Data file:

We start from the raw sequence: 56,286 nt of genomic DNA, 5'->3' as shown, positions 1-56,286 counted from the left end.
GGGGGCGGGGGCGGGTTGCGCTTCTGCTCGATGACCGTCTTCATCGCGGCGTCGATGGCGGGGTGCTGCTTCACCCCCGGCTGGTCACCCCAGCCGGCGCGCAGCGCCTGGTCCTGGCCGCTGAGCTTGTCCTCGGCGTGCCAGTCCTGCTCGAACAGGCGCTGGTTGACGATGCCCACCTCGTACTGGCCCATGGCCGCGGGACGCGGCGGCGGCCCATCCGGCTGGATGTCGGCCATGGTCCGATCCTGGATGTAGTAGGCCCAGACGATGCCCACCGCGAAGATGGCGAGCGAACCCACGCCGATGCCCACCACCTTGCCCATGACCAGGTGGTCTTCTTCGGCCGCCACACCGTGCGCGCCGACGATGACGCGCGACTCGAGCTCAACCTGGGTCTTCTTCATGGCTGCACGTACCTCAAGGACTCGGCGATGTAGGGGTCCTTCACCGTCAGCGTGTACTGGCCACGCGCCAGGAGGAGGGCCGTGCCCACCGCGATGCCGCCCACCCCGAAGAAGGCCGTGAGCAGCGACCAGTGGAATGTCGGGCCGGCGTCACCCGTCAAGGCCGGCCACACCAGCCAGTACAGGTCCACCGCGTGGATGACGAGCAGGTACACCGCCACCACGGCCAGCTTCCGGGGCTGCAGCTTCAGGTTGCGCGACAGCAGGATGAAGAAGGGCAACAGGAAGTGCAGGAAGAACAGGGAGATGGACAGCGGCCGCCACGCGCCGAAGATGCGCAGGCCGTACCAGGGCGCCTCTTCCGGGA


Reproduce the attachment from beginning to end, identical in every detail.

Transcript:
We start from the raw sequence: 56,286 nt of genomic DNA, 5'->3' as shown, positions 1-56,286 counted from the left end.
GGGGGCGGGGGCGGGTTGCGCTTCTGCTCGATGACCGTCTTCATCGCGGCGTCGATGGCGGGGTGCTGCTTCACCCCCGGCTGGTCACCCCAGCCGGCGCGCAGCGCCTGGTCCTGGCCGCTGAGCTTGTCCTCGGCGTGCCAGTCCTGCTCGAACAGGCGCTGGTTGACGATGCCCACCTCGTACTGGCCCATGGCCGCGGGACGCGGCGGCGGCCCATCCGGCTGGATGTCGGCCATGGTCCGATCCTGGATGTAGTAGGCCCAGACGATGCCCACCGCGAAGATGGCGAGCGAACCCACGCCGATGCCCACCACCTTGCCCATGACCAGGTGGTCTTCTTCGGCCGCCACACCGTGCGCGCCGACGATGACGCGCGACTCGAGCTCAACCTGGGTCTTCTTCATGGCTGCACGTACCTCAAGGACTCGGCGATGTAGGGGTCCTTCACCGTCAGCGTGTACTGGCCACGCGCCAGGAGGAGGGCCGTGCCCACCGCGATGCCGCCCACCCCGAAGAAGGCCGTGAGCAGCGACCAGTGGAATGTCGGGCCGGCGTCACCCGTCAAGGCCGGCCACACCAGCCAGTACAGGTCCACCGCGTGGATGACGAGCAGGTACACCGCCACCACGGCCAGCTTCCGGGGCTGCAGCTTCAGGTTGCGCGACAGCAGGATGAAGAAGGGCAACAGGAAGTGCAGGAAGAACAGGGAGATGGACAGCGGCCGCCACGCGCCGAAGATGCGCAGGCCGTACCAGGGCGCCTCTTCCGGGA